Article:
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  • 2018qifanphd

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Implications of lump sum costs for empirical design in corporate finance research

Research output: ThesisDoctoral Thesis

  • Qifan Zhai
Publication date2018
Number of pages208
Awarding Institution
  • Lancaster University
<mark>Original language</mark>English


This thesis consists of two self-contained studies on the implications of lump sum costs for empirical design in the context of corporate finance. The first study analyzes the dynamics of cash holding management and empirically determines the optimal policy for cash reserves. The framework stipulates that cash management is associated with the following actions: 1) allow cash level to freely float within the range bounded by two barriers; 2) refinance back to the target value immediately when cash level hits either barrier. The endogenous pattern identified under this framework facilitates understanding of the dynamics of cash holdings since it allows to estimate both the triggers of cash adjustments, as well as the target of each component of the policy. Further, this empirical application emphasizes the importance of the adjustment cost setting which refers to the interpretation of cost types for cash refinancing (fixed or fractional). In our model, we allow both fixed and fractional cash adjustment cost, which allows to identify a number of dynamic aspects such as target and thresholds in liquidity management. Also, this study enriches the existing studies of determinants of cash holdings by demonstrating novel effects of covariates on target cash holdings such as the negative impact of cash flow (profitability) much larger than previously estimated effects of industry risk. These findings differ from those in existing studies, either in signs or in magnitude, but are fully consistent with the underlying theory. Overall, the presented research quantifies cash holding management in a dynamic double-barrier model, allows to estimate the trigger of cash refinancing, and hence enhances our understanding of determinants of cash holding policy.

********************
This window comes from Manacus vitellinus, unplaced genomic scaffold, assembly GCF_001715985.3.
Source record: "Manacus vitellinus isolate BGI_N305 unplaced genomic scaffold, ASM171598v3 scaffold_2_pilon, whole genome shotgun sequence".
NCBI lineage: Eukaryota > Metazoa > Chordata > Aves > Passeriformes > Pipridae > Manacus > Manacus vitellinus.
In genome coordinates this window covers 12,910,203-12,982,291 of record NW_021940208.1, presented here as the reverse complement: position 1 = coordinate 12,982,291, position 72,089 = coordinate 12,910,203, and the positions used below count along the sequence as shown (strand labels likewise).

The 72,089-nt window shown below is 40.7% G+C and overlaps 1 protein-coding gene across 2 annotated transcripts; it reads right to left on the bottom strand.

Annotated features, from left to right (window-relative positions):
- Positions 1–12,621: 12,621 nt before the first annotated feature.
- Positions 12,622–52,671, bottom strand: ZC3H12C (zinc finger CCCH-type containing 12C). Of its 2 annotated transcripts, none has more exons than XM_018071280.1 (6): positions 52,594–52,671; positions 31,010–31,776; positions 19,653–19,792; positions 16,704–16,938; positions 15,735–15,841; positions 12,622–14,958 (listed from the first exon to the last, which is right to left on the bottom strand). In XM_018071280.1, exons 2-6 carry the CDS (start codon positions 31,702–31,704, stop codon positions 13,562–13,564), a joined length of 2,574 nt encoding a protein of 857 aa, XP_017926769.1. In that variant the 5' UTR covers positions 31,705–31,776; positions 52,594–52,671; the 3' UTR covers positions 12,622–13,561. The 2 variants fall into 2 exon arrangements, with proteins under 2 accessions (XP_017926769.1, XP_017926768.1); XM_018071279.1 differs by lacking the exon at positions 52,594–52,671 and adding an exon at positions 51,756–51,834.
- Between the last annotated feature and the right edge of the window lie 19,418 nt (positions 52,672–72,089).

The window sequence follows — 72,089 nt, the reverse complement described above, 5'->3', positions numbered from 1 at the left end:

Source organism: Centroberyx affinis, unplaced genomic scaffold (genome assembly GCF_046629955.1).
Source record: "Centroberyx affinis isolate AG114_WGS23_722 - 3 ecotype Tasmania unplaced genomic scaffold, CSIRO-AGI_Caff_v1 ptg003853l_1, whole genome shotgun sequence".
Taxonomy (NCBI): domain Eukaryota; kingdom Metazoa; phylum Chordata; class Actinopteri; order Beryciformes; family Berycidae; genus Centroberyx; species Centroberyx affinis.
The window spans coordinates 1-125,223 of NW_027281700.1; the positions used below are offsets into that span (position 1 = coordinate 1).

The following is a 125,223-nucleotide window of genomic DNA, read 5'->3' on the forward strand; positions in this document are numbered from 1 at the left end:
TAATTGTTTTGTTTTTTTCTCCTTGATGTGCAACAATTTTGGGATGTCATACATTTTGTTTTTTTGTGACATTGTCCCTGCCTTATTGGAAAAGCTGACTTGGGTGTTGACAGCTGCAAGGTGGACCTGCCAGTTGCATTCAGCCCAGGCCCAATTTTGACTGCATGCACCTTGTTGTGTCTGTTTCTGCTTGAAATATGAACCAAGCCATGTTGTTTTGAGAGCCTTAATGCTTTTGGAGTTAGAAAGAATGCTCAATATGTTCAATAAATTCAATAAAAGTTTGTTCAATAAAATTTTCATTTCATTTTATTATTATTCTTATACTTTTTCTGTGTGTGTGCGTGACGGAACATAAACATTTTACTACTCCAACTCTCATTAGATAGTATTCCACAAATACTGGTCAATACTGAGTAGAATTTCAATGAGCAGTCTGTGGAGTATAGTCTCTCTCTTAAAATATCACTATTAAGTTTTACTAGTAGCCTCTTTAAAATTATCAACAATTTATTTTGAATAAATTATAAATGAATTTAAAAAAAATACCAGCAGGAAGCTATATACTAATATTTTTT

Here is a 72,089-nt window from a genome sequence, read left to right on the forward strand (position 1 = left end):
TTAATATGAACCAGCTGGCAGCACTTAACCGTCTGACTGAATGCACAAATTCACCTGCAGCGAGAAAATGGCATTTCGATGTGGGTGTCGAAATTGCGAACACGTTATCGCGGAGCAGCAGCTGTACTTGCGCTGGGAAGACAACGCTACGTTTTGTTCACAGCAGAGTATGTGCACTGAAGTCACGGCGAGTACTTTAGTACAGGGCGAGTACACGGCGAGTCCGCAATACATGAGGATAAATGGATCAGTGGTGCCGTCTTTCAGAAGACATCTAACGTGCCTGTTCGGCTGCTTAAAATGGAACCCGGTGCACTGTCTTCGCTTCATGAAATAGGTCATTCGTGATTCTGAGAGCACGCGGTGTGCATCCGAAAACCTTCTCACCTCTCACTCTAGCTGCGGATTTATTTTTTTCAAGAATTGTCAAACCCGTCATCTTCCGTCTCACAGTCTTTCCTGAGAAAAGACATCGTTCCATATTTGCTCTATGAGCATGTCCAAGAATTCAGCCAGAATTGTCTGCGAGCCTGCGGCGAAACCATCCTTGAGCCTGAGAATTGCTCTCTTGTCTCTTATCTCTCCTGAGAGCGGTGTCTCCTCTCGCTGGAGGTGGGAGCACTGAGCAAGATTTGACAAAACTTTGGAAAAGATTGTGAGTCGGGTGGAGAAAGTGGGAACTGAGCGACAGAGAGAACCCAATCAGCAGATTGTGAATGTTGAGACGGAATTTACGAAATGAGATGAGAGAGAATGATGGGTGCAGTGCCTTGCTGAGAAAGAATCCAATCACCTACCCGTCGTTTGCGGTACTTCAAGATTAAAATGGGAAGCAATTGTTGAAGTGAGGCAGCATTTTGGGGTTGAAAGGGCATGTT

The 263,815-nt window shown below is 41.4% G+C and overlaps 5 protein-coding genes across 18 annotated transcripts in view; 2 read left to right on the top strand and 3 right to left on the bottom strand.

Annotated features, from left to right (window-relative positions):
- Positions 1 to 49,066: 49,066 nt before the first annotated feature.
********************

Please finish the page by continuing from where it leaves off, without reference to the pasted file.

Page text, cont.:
The second study investigates the stickiness in credit rating. The existing literature on credit ratings typically assumes on accurate match between credit quality and agency ratings. This assumption ignores the agencies’ trade-off between the reputation among investors and the revenue from issuers when updating credit ratings. Our model controls for the adjustment cost for rating agencies, and hence explains the stickiness embedded in rating assignments. Presented tests empirically demonstrate the existence of the stickiness and its significant impact. This is the first study to explicitly model decision (partial) irreversibility in credit rating research. This paper offers therefore a different explanation of the observed rating deterioration to the upgrades becoming increasingly difficult. Lastly, this study personalizes the standard ordered-probit estimation to allow for stickiness (path-dependence). Our estimation identifies upper and lower threshold groups in which the credit quality does not match assigned ratings, and calculates the likelihood specifically based on their features.